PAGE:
It is Jost Lammers' ambition to achieve this demanding goal. The former CEO of Budapest Airport switched to Munich Airport (MUC) at the beginning of 2020, succeeding the famous Michael Kerkloh at the helm. Upon starting his assignment, the 54-year-old encountered a state-of-the-art airport with an extensive intercontinental network based primarily on passenger needs. However, from one day to the next, corona stopped MUC’s further ascent. Only cargo kept on going, becoming MUC’s main source of revenues.
CFG spoke with Mr. Lammers (J.L.) about MUC’s position in cargo, his personal visions and ambitions, and his team’s efforts to be acknowledged as 5-star cargo airport, following the numerous 5-Star Awards presented by Skytrax to Munich for its superb quality and services.
CFG: Mr. Lammers, as native of northern Germany, have you meanwhile adapted to the Bavarian way of life?
J.L.: Oh yes, I like the Bavarian way of life very much. My family has settled in very well here and we feel very much at home in Munich. Apart from these personal sensitivities, I have to say that my 1.5 years here in Munich were extremely challenging due to the corona crisis causing a sharp drop in traffic. The income from retail, shopping, gastronomy has dropped massively, as well as loss in parking fees, not to mention the airlines’ landing fees. I'm not a pessimist, but I think we're in for another difficult few months because of the current resurgence of COVID-19 infections.
CFG: Speaking about cargo: Which similarities exist and what are the main differences between BUD and MUC? You should know best given that, prior to becoming CEO of Munich Airport, you headed Budapest Airport for 12 years, where under your leadership, the BUD Cargo Center was built and put into operation in November 2019.
J.L.: Both airports rely heavily on the air freight business and are well positioned in their respective markets. However, there are 2 key differences: Munich, with its distinctive long-haul network, is primarily a hub for passengers. This means that most shipments are flown in the lower deck compartments of passenger airlines. In contrast, Budapest concentrates on full-freighter operations because their passenger traffic is not very pronounced. These differences, together with the economic environments in Hungary and southern Germany, have led to a situation in which air freight in Budapest is dominated by imports, while in Munich, traffic data evidence an almost balanced ratio of imports and exports.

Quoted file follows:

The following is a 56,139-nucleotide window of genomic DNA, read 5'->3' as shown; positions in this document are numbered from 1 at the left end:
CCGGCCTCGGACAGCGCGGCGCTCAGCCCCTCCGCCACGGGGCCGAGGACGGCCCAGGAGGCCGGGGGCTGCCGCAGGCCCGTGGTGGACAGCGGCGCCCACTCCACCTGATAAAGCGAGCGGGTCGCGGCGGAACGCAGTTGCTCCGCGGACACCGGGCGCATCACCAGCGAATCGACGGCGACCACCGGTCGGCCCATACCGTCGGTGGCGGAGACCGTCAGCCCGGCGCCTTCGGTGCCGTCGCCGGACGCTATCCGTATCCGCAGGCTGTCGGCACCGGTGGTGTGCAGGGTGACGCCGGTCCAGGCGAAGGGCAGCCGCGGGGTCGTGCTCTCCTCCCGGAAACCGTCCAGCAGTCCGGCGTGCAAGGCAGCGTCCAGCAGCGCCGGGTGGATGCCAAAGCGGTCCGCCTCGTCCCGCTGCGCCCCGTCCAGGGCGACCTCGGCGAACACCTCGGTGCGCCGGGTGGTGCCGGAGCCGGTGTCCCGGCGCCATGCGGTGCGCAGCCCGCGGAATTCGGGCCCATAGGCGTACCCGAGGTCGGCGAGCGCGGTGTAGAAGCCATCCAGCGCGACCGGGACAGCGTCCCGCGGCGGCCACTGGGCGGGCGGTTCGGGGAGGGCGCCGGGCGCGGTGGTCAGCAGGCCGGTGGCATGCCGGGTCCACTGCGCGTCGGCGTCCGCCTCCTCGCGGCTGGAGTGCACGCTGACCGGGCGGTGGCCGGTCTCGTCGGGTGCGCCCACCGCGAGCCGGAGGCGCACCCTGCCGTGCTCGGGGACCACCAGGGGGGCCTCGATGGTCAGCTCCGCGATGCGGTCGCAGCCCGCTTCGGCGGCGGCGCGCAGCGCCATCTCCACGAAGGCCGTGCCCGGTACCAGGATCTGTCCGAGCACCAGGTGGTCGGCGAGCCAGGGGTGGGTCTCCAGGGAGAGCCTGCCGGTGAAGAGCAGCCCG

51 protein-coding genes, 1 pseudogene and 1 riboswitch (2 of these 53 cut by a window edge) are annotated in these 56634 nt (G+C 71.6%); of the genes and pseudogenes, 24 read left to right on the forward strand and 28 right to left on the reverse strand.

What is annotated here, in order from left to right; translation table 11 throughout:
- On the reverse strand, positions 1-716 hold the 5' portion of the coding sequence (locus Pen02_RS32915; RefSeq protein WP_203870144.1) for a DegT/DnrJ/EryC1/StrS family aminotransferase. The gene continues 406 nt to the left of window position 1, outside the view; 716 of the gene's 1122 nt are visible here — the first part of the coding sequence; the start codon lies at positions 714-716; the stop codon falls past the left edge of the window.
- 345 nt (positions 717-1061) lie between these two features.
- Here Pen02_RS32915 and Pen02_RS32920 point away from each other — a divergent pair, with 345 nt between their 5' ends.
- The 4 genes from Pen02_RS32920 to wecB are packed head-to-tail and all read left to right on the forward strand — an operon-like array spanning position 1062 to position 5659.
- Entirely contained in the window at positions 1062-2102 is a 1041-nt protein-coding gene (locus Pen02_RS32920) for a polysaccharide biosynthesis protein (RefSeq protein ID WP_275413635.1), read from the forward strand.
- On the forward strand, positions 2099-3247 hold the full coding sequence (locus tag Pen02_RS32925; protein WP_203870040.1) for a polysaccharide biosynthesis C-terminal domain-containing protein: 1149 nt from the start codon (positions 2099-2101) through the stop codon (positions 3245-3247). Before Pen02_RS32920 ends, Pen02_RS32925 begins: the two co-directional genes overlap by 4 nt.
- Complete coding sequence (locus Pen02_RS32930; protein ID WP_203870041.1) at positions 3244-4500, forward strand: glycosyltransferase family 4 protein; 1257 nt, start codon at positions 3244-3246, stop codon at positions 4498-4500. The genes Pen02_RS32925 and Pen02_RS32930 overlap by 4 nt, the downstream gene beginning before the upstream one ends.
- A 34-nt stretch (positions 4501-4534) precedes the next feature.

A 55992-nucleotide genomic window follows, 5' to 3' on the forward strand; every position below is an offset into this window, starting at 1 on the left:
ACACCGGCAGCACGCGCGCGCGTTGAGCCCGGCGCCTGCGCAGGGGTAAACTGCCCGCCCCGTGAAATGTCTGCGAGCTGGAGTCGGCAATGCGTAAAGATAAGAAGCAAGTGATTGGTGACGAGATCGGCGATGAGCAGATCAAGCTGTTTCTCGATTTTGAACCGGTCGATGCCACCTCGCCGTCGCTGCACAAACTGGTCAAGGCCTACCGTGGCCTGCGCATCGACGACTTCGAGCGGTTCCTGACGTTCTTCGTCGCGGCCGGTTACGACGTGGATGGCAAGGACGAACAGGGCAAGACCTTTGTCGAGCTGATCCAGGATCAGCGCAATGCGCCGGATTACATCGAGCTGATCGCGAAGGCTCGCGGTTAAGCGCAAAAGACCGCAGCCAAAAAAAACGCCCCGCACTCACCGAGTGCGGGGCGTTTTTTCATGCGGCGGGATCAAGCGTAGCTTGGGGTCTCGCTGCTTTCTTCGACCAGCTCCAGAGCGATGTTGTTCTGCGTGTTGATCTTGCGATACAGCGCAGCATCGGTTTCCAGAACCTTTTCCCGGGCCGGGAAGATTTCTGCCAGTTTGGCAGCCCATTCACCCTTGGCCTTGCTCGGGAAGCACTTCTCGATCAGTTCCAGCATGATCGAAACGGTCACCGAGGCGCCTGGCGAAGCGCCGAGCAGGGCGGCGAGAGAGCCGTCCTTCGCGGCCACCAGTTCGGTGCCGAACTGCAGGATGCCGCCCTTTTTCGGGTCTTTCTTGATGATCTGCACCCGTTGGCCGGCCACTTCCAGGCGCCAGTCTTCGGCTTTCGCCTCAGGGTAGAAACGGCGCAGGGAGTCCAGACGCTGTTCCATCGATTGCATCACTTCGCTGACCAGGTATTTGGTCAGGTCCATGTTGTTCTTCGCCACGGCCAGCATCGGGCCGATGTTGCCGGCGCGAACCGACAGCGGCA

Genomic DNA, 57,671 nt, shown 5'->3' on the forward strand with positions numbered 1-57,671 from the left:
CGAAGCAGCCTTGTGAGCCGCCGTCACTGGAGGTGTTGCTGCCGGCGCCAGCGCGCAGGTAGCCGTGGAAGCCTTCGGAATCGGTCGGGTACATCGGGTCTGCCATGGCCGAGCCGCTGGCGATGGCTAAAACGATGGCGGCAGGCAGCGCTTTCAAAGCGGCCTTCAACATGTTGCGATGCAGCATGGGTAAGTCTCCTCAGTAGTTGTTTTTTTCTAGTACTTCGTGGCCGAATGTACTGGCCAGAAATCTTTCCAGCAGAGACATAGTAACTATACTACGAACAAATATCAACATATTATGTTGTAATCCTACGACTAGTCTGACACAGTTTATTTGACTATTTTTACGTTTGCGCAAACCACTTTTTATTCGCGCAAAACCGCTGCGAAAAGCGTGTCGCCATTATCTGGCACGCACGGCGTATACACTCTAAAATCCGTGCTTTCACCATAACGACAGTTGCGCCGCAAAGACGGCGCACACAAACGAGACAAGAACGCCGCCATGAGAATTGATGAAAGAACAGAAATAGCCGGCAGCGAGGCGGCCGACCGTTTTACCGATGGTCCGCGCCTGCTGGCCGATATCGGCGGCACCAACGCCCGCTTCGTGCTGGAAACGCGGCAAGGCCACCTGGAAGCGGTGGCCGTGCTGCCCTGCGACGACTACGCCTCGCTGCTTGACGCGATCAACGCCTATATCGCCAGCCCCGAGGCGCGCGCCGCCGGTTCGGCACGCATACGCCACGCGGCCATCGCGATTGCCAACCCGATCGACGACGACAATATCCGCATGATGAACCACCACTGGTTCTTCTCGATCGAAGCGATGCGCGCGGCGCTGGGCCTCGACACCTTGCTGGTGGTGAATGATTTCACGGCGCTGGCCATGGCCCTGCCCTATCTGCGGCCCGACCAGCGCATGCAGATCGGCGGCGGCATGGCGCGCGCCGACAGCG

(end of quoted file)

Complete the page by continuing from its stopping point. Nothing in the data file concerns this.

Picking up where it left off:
And as far as freighters are concerned, they are also increasingly serving MUC as figures illustrate: from January to the end of September 2021, 47% of the total tonnage was transported on main decks. However, this is only an interim result; we dare to do even more freighter flights.
CFG: To do so, you need to convince freight forwarders based in southern Germany, and their industrial partners, to utilize MUC to uplift their exports, rather than truck the goods to Frankfurt, Luxembourg, Amsterdam, or Liège, to be loaded on board an aircraft there. What is your plan?
J.L.: That's true, but changing these habits is not easy due to historically grown supply chains. We have an excellent infrastructure here, coupled with short distances, state-of-the-art cargo facilities, and an impressive cluster of cargo producers in Munich and the surrounding region. Moreover, in our subsidiary Cagogate, the airlines at Munich Airport have an extremely competent partner specializing in the fast and reliable handling of cargo. In addition, we have built consolidation stations to optimize ground services. DHL has invested 70 million euros in its facility to expand its own e-commerce business. AirBridgeCargo has just come back, after a long absence, which strengthens the Far East market. To round it off: a lot is going on in air freight at Munich Airport. That's why I think it's fair to say that Munich Airport deserves the rating "5 stars" in the cargo business as well.
CFG: Nevertheless, the fact that the mass of goods is still being trucked to airports located 300 to 600 km off MUC, has not changed. That said, could Munich not put more emphasis on the environmental aspect? Because trucking is detrimental to the climate, setting off a lot of greenhouse gases.
J.L.: I fully agree. Especially since 40% of all air freight generated in Germany is produced in southern Germany. The problem is that all parties involved, producers, airlines, and forwarders have become accustomed to certain supply chains that start with trucking and end with it, unfortunately including road transports over longer distances. In this respect, we need a transformation that starts with a change in attitude. What is needed, are green supply chains based on regionality, at least when it comes to ground transportation of air freight.
Overall, I have to say that cargo is a winner of the crisis. There is more respect for the business than there used to be. Not only within the aviation sector, but also many people have become aware of the contribution air freight makes to their everyday needs, beyond the safe supply of medical goods.
CFG: Finally - is passenger traffic recovering meanwhile?
J.L.: It definitely is, benefitting cargo as well by adding much needed capacity to the market. In November, scheduled flights to Miami, Montreal, and Mexico City will complement our network. Singapore is another destination serviced, and we hope that Bangkok will follow soon, depending on the pandemic. Once quarantines end, we expect flights getting back to normal fast.
CFG: Thank you for the interview.
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